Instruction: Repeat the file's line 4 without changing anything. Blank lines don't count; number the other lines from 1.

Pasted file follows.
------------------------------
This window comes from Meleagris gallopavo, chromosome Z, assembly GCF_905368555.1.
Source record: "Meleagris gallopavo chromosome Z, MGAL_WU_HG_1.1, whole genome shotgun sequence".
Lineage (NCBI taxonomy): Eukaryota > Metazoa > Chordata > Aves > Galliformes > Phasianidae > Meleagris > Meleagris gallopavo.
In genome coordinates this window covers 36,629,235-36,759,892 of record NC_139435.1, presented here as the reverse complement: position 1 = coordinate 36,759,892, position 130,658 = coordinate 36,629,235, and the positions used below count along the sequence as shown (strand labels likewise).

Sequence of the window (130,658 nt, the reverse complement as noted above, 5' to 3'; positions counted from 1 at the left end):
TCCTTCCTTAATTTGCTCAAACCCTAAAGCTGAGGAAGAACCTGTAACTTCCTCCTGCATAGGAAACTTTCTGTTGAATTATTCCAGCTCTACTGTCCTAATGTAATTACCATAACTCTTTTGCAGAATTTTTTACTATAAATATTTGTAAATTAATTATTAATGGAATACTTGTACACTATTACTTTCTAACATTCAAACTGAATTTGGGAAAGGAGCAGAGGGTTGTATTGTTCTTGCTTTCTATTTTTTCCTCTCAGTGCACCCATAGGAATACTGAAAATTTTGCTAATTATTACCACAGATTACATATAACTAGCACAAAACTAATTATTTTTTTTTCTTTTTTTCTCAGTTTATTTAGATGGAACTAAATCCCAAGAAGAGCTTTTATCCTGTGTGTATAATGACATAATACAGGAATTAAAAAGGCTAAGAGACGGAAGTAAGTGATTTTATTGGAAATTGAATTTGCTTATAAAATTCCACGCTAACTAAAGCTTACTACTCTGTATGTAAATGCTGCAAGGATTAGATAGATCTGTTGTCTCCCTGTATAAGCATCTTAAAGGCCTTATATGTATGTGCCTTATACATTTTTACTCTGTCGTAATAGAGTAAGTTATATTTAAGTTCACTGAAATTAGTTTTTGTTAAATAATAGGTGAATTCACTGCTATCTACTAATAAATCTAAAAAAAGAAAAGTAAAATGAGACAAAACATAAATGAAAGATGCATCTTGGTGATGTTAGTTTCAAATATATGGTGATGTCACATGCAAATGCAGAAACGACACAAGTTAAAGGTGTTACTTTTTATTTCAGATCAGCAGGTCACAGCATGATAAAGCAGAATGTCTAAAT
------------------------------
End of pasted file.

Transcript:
In genome coordinates this window covers 36,629,235-36,759,892 of record NC_139435.1, presented here as the reverse complement: position 1 = coordinate 36,759,892, position 130,658 = coordinate 36,629,235, and the positions used below count along the sequence as shown (strand labels likewise).